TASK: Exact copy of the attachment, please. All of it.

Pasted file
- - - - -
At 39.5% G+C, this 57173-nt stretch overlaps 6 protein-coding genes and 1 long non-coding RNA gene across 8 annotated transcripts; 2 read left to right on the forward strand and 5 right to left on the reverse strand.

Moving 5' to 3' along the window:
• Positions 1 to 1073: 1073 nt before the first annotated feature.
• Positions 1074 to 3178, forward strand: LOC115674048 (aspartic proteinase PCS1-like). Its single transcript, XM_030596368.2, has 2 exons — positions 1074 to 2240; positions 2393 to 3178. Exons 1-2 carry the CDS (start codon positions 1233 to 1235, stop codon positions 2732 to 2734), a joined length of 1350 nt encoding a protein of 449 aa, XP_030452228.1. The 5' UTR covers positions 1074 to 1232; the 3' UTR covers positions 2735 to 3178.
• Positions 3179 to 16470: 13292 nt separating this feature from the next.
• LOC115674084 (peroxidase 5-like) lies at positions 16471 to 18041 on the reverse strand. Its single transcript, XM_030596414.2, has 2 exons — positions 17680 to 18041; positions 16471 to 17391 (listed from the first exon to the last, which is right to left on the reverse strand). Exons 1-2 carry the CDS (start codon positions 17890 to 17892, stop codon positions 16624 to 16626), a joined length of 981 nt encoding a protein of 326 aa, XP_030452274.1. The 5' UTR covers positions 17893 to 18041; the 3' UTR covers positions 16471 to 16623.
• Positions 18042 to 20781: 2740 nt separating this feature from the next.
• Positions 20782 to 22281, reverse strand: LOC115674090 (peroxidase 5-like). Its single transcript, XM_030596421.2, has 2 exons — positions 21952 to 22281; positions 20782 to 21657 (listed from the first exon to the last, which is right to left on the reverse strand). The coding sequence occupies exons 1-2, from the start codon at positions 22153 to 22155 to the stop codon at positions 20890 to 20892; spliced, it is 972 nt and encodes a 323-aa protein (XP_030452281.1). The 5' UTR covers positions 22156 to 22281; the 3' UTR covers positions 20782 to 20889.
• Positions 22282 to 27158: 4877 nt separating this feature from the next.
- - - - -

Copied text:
At 39.5% G+C, this 57173-nt stretch overlaps 6 protein-coding genes and 1 long non-coding RNA gene across 8 annotated transcripts; 2 read left to right on the forward strand and 5 right to left on the reverse strand.

Moving 5' to 3' along the window:
• Positions 1 to 1073: 1073 nt before the first annotated feature.
• Positions 1074 to 3178, forward strand: LOC115674048 (aspartic proteinase PCS1-like). Its single transcript, XM_030596368.2, has 2 exons — positions 1074 to 2240; positions 2393 to 3178. Exons 1-2 carry the CDS (start codon positions 1233 to 1235, stop codon positions 2732 to 2734), a joined length of 1350 nt encoding a protein of 449 aa, XP_030452228.1. The 5' UTR covers positions 1074 to 1232; the 3' UTR covers positions 2735 to 3178.
• Positions 3179 to 16470: 13292 nt separating this feature from the next.
• LOC115674084 (peroxidase 5-like) lies at positions 16471 to 18041 on the reverse strand. Its single transcript, XM_030596414.2, has 2 exons — positions 17680 to 18041; positions 16471 to 17391 (listed from the first exon to the last, which is right to left on the reverse strand). Exons 1-2 carry the CDS (start codon positions 17890 to 17892, stop codon positions 16624 to 16626), a joined length of 981 nt encoding a protein of 326 aa, XP_030452274.1. The 5' UTR covers positions 17893 to 18041; the 3' UTR covers positions 16471 to 16623.
• Positions 18042 to 20781: 2740 nt separating this feature from the next.
• Positions 20782 to 22281, reverse strand: LOC115674090 (peroxidase 5-like). Its single transcript, XM_030596421.2, has 2 exons — positions 21952 to 22281; positions 20782 to 21657 (listed from the first exon to the last, which is right to left on the reverse strand). The coding sequence occupies exons 1-2, from the start codon at positions 22153 to 22155 to the stop codon at positions 20890 to 20892; spliced, it is 972 nt and encodes a 323-aa protein (XP_030452281.1). The 5' UTR covers positions 22156 to 22281; the 3' UTR covers positions 20782 to 20889.
• Positions 22282 to 27158: 4877 nt separating this feature from the next.